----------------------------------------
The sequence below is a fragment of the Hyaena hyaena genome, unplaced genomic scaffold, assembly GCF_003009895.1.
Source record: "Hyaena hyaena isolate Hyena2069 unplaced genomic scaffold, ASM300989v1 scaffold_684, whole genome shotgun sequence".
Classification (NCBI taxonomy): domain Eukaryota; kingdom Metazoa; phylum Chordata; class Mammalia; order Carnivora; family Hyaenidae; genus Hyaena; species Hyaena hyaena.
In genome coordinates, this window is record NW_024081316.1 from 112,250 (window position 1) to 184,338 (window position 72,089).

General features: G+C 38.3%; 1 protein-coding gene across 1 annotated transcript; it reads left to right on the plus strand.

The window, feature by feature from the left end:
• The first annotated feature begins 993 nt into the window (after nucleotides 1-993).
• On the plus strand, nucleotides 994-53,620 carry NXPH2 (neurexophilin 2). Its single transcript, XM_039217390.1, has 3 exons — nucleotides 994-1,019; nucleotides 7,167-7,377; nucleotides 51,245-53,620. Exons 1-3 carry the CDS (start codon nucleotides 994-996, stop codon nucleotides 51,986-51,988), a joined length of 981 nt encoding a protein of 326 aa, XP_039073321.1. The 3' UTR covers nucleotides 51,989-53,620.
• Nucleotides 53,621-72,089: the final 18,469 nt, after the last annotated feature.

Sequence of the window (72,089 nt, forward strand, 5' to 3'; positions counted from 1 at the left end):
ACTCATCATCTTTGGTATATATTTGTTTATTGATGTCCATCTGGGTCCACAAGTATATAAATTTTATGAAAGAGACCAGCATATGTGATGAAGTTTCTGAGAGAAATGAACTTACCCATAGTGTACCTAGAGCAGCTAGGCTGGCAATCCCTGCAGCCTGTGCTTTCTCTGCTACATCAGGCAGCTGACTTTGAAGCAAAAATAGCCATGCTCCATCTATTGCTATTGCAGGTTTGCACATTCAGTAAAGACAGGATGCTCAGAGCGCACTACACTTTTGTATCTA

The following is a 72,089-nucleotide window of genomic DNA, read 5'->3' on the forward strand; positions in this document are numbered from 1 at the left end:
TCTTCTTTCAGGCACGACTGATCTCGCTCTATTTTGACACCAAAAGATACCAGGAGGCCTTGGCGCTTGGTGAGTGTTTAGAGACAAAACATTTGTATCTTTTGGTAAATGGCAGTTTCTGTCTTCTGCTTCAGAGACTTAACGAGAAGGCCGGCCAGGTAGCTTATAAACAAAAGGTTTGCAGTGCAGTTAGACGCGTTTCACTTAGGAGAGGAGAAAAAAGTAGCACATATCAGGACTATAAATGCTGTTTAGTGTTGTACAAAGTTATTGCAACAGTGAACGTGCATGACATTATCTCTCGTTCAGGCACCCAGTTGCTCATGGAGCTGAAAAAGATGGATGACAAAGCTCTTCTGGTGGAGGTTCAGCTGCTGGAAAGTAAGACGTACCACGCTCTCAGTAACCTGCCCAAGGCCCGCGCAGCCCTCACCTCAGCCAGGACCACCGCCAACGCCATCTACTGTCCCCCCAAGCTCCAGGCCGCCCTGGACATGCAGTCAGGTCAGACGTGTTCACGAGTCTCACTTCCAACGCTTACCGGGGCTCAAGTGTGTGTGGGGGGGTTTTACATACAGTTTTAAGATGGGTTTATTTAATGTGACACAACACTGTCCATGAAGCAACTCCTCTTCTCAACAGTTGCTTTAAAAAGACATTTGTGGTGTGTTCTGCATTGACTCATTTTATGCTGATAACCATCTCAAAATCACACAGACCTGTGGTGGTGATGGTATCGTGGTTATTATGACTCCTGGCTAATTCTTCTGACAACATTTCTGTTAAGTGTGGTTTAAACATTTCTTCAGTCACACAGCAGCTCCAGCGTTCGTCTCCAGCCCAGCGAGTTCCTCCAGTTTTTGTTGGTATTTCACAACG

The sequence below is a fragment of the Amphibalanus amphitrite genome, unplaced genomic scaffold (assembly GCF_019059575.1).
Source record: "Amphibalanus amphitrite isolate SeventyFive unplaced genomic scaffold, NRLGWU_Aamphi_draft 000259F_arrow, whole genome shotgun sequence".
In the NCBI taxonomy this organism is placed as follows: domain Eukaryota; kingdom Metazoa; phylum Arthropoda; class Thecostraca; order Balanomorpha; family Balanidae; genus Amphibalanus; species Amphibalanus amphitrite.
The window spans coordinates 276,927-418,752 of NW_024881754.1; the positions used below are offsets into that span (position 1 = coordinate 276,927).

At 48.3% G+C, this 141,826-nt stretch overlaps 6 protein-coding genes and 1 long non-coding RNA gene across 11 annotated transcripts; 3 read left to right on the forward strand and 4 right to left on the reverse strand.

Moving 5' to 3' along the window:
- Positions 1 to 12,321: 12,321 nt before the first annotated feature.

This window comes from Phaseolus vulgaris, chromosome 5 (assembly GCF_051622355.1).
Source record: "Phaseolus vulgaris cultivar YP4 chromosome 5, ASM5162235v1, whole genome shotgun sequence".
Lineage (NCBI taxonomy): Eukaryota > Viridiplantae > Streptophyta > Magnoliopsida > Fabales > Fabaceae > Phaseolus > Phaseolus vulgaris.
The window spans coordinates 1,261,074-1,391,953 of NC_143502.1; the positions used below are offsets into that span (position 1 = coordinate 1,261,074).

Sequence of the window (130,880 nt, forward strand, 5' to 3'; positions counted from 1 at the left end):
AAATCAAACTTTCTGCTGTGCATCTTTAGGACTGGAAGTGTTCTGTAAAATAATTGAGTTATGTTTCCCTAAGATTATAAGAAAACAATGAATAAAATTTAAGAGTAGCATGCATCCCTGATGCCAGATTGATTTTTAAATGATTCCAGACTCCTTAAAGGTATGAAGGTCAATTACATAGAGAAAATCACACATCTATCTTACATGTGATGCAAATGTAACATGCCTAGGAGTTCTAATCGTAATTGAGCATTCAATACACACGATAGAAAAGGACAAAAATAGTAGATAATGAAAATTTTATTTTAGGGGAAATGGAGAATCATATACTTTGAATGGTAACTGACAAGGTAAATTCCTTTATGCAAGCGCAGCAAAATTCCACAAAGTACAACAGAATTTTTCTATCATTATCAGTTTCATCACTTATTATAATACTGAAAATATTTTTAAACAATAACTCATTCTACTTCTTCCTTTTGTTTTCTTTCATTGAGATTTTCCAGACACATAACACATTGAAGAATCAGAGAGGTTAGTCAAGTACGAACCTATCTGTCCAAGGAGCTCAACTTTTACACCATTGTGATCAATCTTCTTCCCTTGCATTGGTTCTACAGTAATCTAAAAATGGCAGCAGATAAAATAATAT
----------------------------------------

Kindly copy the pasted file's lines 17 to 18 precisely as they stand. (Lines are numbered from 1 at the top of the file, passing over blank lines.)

The window spans coordinates 276,927-418,752 of NW_024881754.1; the positions used below are offsets into that span (position 1 = coordinate 276,927).

At 48.3% G+C, this 141,826-nt stretch overlaps 6 protein-coding genes and 1 long non-coding RNA gene across 11 annotated transcripts; 3 read left to right on the forward strand and 4 right to left on the reverse strand.